African Cinema Week concludes with a showing “Lumumba”

Joshua Bailey, Reporter

Lumumba” – a true film based on the rise to power and assassination of the former leader of the independent Congo, Patrice Lumumba, was shown during African Cinema Week on Friday.

“The theme of this event was independence and African independence figures,” said Ikram Toumi, an associate professor in the School of Communication Studies. “This is a great movie to represent the struggle for the independence of Congo and Lumumba, one of the greatest independence figures of an African country’s struggle for independence.”

The event was hosted by the Center for African Studies in collaboration with the School of Communication Studies, the Department of English and the Department of History. It gave students an opportunity to learn about African culture and its fight for independence during the post-colonial era.

“Movies and films can broaden the scope of the content that we study in class,” said Felix Kumah-Abiwu, associate professor of Pan-African studies. “It is a way to help our students have a better understanding of the struggles that many countries in Africa had to go through.”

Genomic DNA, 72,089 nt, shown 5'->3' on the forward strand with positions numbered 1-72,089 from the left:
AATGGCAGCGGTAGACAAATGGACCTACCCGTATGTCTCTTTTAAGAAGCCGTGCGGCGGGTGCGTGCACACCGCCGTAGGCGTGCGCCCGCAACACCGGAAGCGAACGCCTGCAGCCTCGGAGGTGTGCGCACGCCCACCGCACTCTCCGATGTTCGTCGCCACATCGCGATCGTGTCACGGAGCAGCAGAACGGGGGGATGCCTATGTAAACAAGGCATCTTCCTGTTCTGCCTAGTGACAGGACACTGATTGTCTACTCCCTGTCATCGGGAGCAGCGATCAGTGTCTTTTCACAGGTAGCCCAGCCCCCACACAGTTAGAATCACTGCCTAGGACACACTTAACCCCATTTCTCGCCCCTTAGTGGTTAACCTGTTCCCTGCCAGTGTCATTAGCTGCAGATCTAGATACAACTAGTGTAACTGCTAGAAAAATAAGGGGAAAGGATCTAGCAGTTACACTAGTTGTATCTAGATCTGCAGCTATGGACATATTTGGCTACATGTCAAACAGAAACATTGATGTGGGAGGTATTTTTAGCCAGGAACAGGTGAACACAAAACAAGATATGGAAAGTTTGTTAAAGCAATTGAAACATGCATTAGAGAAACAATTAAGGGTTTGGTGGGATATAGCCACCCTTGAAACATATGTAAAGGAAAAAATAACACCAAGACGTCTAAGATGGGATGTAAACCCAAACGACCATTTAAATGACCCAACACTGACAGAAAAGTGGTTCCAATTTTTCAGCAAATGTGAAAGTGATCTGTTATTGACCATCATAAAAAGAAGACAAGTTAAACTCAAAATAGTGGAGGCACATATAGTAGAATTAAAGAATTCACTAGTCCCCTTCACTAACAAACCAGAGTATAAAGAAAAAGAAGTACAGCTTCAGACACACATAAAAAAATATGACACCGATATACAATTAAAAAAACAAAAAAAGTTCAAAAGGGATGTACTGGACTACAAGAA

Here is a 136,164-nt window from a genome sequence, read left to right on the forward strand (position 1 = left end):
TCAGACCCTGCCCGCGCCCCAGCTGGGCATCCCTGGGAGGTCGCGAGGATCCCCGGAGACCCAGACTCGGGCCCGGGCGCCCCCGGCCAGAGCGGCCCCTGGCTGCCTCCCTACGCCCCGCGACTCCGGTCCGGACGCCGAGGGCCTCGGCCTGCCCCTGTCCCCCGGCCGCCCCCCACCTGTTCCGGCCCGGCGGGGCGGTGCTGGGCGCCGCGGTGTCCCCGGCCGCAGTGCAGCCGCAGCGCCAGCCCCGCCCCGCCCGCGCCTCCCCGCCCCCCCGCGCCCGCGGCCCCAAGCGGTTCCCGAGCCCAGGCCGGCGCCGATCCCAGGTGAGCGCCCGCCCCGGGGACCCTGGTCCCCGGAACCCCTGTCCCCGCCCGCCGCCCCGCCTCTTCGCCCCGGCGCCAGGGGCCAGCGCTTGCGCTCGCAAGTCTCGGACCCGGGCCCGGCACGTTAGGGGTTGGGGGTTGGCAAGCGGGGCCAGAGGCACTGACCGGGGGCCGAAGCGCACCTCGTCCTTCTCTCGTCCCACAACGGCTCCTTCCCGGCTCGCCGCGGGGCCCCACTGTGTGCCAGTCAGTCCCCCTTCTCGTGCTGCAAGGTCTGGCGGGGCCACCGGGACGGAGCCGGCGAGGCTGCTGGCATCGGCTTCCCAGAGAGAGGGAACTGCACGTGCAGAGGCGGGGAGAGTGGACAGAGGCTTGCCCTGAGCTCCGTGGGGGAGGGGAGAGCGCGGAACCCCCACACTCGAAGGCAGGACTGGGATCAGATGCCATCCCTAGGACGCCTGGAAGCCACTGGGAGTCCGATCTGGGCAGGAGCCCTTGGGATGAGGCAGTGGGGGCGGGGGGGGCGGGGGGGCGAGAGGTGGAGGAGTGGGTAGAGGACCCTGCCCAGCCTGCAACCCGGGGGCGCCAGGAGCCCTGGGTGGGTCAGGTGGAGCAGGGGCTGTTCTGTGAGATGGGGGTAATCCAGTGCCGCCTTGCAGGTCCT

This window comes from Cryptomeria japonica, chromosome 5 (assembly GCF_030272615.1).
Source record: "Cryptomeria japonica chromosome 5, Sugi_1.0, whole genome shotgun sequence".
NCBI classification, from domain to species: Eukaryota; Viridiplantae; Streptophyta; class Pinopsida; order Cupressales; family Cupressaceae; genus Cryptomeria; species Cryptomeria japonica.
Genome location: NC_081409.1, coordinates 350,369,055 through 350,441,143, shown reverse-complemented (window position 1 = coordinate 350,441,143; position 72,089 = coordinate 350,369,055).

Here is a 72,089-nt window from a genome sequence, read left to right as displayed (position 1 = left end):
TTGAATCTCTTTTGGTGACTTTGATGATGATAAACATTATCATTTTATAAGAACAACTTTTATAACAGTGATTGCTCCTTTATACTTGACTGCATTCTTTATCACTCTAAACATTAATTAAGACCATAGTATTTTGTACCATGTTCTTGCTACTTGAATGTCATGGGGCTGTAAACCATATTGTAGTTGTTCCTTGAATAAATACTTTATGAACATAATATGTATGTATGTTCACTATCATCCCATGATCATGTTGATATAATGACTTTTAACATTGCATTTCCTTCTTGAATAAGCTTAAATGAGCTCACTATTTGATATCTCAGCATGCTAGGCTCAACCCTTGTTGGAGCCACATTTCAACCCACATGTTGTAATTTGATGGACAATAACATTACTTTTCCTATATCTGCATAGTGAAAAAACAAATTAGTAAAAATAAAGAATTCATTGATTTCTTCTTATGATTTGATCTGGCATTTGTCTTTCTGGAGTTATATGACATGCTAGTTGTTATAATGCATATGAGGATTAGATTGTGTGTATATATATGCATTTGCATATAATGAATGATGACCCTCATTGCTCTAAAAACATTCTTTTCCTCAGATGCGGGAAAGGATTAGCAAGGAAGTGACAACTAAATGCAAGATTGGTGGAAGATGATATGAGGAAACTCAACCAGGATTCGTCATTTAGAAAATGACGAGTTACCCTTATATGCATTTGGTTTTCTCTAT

The movie focused on Lumumba’s rise to power in 1960 when he became the first prime minister of the Democratic Republic of the Congo after transforming a small colony in Belgium into an independent republic.

Flyer for African Cinema Week. (Courtesy of Center for African Studies)

Lumumba began in politics after working as a beer salesman in Congo. During his delivery routes, he held rallies with native citizens of Congo, demanding Belgium give the nation its independence. He spent time in jail for his activism.

Shortly after, Lumumba was summoned from prison and achieved independence for Congo. However, he did not agree with the political motives in Belgium and the United States at the time.

After rumors spread that Lumumba was a communist, his entire team was attacked. His leadership lasted less than four months before he was assassinated in September 1960.

Many countries in Africa were colonized for a long time. They struggled for their dignity and humanity to be free, Kumah-Abiwu said.

“Like many struggles, they felt they were prepared to die for the cause,” he said. “Freedom is not free. Their oppressors never just [gave them freedom], they had to fight for their freedom.”

African Cinema Week featured two movies, including a screening of “The Battle of Algiers,” which showcased the fight for independence during the Algerian revolution. The film is based on a true story during the Algerian War against the French government in North Africa from 1954 to 1962.

“These two films symbolize the struggles that Africa faced,” Kumah-Abiwu said. “Films and documentary films, or movies, bring history alive.”

In the future, the center plans to host events similar to this one, Toumi said.

“This is one of the reasons why we created this center,” she said, “so we can have events and offer our students an experience that complements what they learn in class.”

Joshua Bailey is a reporter. Contact him at [email protected]kent.edu.